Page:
In the last decade, the number of people with obesity has risen to epidemic proportions. Childhood obesity rates have increased as well. According to the World Health Organization, the global numbers of childhood obesity have climbed from 32 to 41 million since 1990. Childhood obesity is defined as excessive fat accumulation where the child's weight gain is much higher in proportion to their change in height. This kind of excess weight gain can lead to adverse outcomes for the child's health and well-being.
Childhood obesity is a more recent phenomenon compared to adult obesity. The Centers for Disease Control and Prevention states that childhood obesity has more than tripled since 1970. Before the 1970s, many factors that today contribute to obesity were not as common. Studies suggest these recent increases will continue, but research and knowledge have increased and more is being done to educate and make positive changes to prevent an epidemic.
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Childhood obesity is not just a problem in North America. According to the World Health Organization, one in five children between ten and eleven years old are affected by obesity in the United Kingdom, as well. In Africa, the numbers of children with obesity rose from four million to nine million between 1990 and 2016. Studies show these statistics are similar in other industrialized countries. The rates of childhood obesity are also climbing in developing countries, and residents here are more at risk of health complications due to a lack of financial and medical resources.
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With childhood obesity continuing to rise, there is an increasing concern about the health and wellbeing of these children. Studies show that children with obesity are very likely to carry that into adulthood. And adults with obesity have a higher risk of developing serious health complications. Parents, health professionals, and educators want to know what can be done to prevent this growing health issue.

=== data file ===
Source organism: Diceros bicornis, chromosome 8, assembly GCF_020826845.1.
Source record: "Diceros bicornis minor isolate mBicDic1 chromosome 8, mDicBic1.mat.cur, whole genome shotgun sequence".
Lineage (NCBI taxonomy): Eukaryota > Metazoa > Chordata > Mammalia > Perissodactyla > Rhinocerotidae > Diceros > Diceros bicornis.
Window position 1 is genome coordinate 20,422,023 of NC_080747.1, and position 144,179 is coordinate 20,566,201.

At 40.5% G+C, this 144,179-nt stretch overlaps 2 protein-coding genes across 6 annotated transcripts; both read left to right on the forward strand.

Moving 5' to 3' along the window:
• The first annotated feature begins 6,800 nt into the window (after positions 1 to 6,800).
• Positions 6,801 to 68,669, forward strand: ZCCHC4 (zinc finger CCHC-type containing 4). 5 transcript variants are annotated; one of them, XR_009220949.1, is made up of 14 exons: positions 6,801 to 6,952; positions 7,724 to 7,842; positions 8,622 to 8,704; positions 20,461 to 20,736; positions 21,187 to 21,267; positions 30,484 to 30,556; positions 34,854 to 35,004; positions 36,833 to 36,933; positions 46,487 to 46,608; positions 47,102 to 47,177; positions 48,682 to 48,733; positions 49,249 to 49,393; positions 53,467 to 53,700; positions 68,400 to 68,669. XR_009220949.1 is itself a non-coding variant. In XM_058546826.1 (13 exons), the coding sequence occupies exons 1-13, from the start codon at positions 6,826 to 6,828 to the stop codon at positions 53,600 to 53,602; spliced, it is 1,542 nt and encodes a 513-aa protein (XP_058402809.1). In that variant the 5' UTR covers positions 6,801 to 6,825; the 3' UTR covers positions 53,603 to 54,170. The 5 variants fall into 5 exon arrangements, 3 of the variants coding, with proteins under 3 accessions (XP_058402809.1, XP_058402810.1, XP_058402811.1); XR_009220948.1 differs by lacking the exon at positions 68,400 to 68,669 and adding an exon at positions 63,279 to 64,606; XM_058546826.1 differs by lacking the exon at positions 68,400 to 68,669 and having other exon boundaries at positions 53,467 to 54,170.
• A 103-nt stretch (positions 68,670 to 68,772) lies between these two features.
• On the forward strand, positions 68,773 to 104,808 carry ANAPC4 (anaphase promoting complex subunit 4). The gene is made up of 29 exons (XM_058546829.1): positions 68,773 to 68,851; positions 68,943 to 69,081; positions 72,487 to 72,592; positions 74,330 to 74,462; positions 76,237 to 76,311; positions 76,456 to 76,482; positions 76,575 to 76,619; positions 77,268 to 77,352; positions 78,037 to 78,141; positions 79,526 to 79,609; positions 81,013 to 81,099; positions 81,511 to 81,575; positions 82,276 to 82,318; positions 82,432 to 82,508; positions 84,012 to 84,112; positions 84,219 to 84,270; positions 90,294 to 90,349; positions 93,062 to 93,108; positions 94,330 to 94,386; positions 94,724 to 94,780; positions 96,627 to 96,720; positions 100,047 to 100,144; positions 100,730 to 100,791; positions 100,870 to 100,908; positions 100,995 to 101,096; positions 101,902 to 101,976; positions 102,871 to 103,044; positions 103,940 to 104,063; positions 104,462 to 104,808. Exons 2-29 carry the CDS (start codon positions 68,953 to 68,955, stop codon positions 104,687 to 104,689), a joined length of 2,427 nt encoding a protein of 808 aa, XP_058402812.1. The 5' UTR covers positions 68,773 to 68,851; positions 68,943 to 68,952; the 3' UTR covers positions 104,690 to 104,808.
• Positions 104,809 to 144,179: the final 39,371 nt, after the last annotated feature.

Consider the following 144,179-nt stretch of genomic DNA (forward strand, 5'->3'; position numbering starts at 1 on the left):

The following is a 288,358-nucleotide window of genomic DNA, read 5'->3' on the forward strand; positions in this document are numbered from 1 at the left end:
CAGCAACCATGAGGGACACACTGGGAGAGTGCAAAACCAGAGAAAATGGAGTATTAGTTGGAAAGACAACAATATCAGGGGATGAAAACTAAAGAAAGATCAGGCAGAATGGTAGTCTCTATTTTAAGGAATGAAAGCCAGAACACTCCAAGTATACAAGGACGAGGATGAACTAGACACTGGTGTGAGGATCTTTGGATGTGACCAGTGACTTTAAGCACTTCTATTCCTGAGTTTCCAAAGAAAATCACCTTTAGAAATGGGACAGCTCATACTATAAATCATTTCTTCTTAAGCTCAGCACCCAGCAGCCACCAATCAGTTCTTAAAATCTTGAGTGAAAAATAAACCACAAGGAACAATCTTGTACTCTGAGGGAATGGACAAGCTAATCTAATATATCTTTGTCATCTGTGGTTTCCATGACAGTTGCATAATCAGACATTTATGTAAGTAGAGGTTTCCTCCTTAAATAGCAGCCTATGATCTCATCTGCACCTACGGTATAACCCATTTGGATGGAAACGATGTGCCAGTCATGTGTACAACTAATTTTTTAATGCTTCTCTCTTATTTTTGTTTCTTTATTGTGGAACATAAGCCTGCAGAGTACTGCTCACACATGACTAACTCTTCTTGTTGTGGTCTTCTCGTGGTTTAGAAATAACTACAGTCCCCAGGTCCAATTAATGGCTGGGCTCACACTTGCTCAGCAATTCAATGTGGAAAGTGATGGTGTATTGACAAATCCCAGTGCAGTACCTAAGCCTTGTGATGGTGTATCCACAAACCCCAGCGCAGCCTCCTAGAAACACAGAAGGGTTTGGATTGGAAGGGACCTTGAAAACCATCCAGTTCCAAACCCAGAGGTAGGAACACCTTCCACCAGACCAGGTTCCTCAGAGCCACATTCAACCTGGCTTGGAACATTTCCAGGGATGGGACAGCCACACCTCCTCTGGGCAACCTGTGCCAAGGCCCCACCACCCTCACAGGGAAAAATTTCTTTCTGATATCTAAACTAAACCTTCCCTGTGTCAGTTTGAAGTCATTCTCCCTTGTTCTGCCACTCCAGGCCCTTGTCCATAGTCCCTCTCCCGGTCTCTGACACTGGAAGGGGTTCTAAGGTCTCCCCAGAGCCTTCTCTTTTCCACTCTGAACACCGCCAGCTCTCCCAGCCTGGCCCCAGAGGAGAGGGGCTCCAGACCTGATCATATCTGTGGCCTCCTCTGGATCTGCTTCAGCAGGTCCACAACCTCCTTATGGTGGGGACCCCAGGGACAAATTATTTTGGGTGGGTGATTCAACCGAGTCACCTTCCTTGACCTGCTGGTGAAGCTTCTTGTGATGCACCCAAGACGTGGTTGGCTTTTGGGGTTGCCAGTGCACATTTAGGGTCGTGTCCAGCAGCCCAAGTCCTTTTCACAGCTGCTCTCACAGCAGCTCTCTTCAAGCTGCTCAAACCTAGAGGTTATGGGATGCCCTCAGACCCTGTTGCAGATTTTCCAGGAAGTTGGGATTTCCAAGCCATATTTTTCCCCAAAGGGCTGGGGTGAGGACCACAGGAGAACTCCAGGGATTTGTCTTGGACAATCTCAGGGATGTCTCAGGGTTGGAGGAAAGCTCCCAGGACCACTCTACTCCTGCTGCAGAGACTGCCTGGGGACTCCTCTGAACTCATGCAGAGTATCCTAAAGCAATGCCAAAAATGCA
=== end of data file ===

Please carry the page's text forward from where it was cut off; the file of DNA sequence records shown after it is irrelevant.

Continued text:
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The Childhood Obesity Foundation says children who live in environments that encourage obesity are at an increased risk. Psychosocial risk factors are emotional and social issues such as:
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Some physical and nutritional factors also promote obesity, including
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Since childhood obesity often leads to obesity in adulthood, overweight children are more likely to develop health problems later in life. However, several health conditions may develop at an early age as well. The rates of diabetes and premature heart disease has risen dramatically amongst children with obesity, according to the World Health Organization. Furthermore, children with obesity are more likely to experience emotional and mental health challenges.
The costs of health care for people with obesity has risen over the last few decades. These costs are in proportion with the rise in conditions such as diabetes, heart disease, and cancer that connect directly to obesity. A review in the New England Journal of Medicine indicates between two and seven percent of all health care costs in the developed world are attributed to obesity. Since children with obesity are likely to have obesity in adulthood, policy-makers are looking at preventative spending options to avoid future costs.
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Psychosocial prevention strategies aim to enhance a child's social and emotional environment to promote healthy choices, support, and access. One approach is to improve family access to healthy food and physical activity. Also, developing healthy coping skills will enable children to deal with stress properly, so they don't turn to over-eating or sedentary activities for relief.
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Families and children need increased education and access to educational materials about eating well and exercise. Once families know the requirements, they can take steps to prevent weight gain through healthy eating and keeping active. Also, direct changes from policy-makers will to give families the time, finances and ability to access the right foods and activity resources.
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The best thing parents can do is to encourage themselves and their children to eat well and exercise. Children learn a lot from their parents, educators, and peers. Educators have begun to advocate for healthy food decisions and access to activity in the school environment. When parents and educators make good choices, children tend to follow behind. Many programs exist to help families access affordable, healthy food and activities. Check with your doctor, social worker or local health center for advice on the best options.
This site offers information designed for educational purposes only. You should not rely on any information on this site as a substitute for professional medical advice, diagnosis, treatment, or as a substitute for, professional counseling care, advice, diagnosis, or treatment. If you have any concerns or questions about your health, you should always consult with a physician or other healthcare professional.